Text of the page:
“There’s a lot of confusion, a sense that the movement’s losing a bit of steam, maybe because it’s so messy,” said Sara Aniano, who studies online far-right conspiracy theories and misinformation at Monmouth University. Aniano has been monitoring online organizing efforts for the stateside convoy effort. “Or because they’re maybe being discouraged by things like the Emergencies Act in Canada,” referring to an effort by Canadian authorities to clamp down on the protesters there, including the reported arrest Thursday of top organizers. “So, are there plans? Yes. Is there one very cohesive, solid plan? It doesn’t look like it.”

Police in Washington told Grid that they were aware of the plans and had received no applications for any public gathering permits connected to the convoy.

“Conspiracy theories of all sorts”

From morning until night in the online convoy forums, participants share fake covid-19 cures, bogus theories, sermons, and broadsides against Trudeau and Biden.

“This whole movement, if we can call it that, is turning into this global initiative to indoctrinate as many as people as possible” into “conspiracy theories of all sorts,” said Aniano.

The result, she said, was a cacophony of conspiracies. “I think that people want to draw some really clean lines between QAnon believers and the anti-vaxxers, and the anti-mandate people and the convoy supporters. I can’t explain how difficult it is to do that when discourse from each group is spilling into the other. … It’s really, really messy, much like the organization and everything else in this movement.”


ADVERTISEMENT

Jackie Singh, a defensive cybersecurity expert, analyzed the activity of several online convoy forums, largely on Telegram, and found that many accounts repeated talking points from right-wing figures and that the accounts’ language suggested they may be controlled by non-native English speakers.

Singh, who worked on information security for the Biden-Harris 2020 campaign, said she believes sophisticated actors with established disinformation methods are manipulating channels to appear larger than they are and include more real human members than they actually do.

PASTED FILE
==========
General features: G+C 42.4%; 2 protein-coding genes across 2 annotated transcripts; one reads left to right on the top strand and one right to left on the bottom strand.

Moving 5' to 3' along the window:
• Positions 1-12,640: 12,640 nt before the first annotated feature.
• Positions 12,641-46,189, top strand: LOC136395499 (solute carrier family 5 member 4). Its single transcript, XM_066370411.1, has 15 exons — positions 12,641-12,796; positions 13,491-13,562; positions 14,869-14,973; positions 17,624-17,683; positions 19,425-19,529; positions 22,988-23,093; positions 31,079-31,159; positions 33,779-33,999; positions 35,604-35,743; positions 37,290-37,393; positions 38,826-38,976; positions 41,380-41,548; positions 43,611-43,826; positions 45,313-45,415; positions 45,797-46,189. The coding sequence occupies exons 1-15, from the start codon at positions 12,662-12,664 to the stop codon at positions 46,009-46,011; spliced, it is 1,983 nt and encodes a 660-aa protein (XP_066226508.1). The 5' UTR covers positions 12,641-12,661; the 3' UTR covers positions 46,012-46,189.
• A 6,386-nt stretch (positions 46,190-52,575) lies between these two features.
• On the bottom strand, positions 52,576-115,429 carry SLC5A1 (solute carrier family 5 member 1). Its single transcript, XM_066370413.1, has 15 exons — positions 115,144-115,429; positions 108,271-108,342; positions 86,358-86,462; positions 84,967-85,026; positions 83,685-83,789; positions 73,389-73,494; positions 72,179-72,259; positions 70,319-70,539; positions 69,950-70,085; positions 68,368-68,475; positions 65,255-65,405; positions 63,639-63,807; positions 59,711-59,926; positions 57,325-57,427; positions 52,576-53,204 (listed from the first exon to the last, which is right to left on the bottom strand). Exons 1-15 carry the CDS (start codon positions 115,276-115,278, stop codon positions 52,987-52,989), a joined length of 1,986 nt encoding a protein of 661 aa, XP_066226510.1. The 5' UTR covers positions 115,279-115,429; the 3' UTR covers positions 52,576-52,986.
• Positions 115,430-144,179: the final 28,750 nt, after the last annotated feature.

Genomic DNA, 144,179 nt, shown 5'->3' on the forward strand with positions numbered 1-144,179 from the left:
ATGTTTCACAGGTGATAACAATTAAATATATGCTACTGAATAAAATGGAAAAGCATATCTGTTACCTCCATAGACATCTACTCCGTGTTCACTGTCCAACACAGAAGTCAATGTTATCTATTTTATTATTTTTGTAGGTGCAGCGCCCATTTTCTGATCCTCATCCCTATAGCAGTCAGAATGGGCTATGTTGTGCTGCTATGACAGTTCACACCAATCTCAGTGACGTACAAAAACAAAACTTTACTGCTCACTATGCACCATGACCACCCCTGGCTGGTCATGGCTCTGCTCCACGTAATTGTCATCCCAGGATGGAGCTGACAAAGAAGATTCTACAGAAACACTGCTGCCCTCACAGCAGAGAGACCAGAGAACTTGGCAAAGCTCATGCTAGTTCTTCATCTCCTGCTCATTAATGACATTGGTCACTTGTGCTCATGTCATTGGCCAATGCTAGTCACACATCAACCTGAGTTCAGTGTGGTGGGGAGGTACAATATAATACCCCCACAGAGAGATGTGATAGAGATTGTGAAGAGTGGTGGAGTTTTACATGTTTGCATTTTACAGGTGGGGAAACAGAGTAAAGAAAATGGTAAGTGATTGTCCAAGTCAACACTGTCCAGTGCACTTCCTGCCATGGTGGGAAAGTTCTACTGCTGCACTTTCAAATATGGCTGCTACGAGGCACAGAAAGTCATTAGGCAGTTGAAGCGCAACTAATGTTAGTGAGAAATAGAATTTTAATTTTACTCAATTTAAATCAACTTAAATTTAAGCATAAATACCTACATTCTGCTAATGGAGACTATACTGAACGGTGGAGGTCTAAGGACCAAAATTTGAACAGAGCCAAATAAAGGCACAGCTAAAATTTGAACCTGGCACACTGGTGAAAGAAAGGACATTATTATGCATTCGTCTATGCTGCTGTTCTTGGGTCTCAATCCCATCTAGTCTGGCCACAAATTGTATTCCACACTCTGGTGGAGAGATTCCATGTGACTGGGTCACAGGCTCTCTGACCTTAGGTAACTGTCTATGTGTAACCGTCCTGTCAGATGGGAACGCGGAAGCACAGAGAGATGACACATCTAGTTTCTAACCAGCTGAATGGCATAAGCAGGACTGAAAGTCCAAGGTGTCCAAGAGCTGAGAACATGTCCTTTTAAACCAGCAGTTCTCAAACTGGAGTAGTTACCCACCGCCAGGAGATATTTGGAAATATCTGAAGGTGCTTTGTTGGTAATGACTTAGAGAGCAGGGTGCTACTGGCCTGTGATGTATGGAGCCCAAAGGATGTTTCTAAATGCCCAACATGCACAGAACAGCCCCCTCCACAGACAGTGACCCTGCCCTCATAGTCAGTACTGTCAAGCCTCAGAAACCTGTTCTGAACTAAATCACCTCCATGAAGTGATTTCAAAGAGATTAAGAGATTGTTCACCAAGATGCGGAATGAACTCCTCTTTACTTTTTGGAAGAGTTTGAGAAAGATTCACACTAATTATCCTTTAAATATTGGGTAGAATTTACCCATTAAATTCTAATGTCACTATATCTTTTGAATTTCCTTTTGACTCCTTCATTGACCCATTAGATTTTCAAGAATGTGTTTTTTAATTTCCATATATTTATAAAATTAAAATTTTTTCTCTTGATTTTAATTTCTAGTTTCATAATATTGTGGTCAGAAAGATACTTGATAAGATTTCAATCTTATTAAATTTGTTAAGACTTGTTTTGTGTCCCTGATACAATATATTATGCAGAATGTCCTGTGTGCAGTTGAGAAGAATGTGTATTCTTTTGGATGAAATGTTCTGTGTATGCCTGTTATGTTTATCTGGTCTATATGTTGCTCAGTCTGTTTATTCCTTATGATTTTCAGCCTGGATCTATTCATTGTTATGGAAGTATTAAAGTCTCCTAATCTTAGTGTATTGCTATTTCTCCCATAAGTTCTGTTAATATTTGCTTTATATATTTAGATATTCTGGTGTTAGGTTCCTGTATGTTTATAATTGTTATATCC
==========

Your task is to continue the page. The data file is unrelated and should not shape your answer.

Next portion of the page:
In some cases, Singh said, she observed bot-like behavior on the forums, including the repeated use of randomized, canned messages. Telegram did not respond to a request for comment.

Congress is asking Meta for more information

As discussions about a U.S. convoy grow online, Congress is looking into how major U.S.-based platforms allowed bad actors to push Canadian convoy-related content to their users.

In a letter Monday to Facebook’s parent company, Meta, citing recent reporting by Grid, House Oversight Committee Chairwoman Rep. Carolyn Maloney, D-N.Y., requested answers about inauthentic Facebook activity involved in organizing and fundraising efforts related to the protests in Canada.

ADVERTISEMENT

“These reports are particularly alarming given Facebook’s history of amplifying toxic content, extremism, and disinformation, including from Russia and other foreign actors,” Maloney wrote in the letter.

For its part, Meta responded to inquiries from Grid after the story had published with new information about the inauthentic behavior on Facebook, including new details about a Missouri woman’s hacked account which wound up running Canadian convoy groups with tens of thousands of members.

The hacked account of the Missouri woman was operated by “Vietnamese spammers” before it was shut down, Meta spokeswoman Margarita Franklin told Grid. She said the company has not seen evidence of government involvement.

  • Steve Reilly
    Steve Reilly

    Investigative Reporter

    Steve Reilly is an investigative reporter for Grid focusing on threats to democracy.

  • Jason Paladino
    Jason Paladino

    Investigative Reporter

    Jason Paladino is an investigative reporter for Grid where he focuses on national security policy, U.S. foreign involvement and corruption.

  • Anya van Wagtendonk
    Anya van Wagtendonk

    Misinformation Reporter

    Anya van Wagtendonk is the misinformation reporter at Grid, focusing on the impact of false information on policy, elections and social behavior.

  • Benjamin Powers
    Benjamin Powers

    Technology Reporter

    Benjamin Powers is a technology reporter for Grid where he explores the interconnection of technology and privacy within major stories.